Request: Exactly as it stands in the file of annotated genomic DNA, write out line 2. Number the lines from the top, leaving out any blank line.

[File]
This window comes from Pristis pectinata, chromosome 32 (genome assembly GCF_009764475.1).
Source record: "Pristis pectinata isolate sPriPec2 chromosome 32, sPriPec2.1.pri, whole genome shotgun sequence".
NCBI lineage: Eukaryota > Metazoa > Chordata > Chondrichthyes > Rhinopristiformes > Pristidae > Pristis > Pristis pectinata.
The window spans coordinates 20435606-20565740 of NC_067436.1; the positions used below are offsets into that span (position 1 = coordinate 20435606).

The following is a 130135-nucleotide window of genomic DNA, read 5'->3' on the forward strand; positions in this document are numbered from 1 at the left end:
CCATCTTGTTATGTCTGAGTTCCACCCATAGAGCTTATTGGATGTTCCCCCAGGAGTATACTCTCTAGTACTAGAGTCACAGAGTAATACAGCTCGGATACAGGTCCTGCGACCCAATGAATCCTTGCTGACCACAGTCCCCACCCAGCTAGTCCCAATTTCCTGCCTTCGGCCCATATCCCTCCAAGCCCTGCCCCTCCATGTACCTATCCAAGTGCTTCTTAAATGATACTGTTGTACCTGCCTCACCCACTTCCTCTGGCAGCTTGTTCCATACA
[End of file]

Source record: "Pristis pectinata isolate sPriPec2 chromosome 32, sPriPec2.1.pri, whole genome shotgun sequence".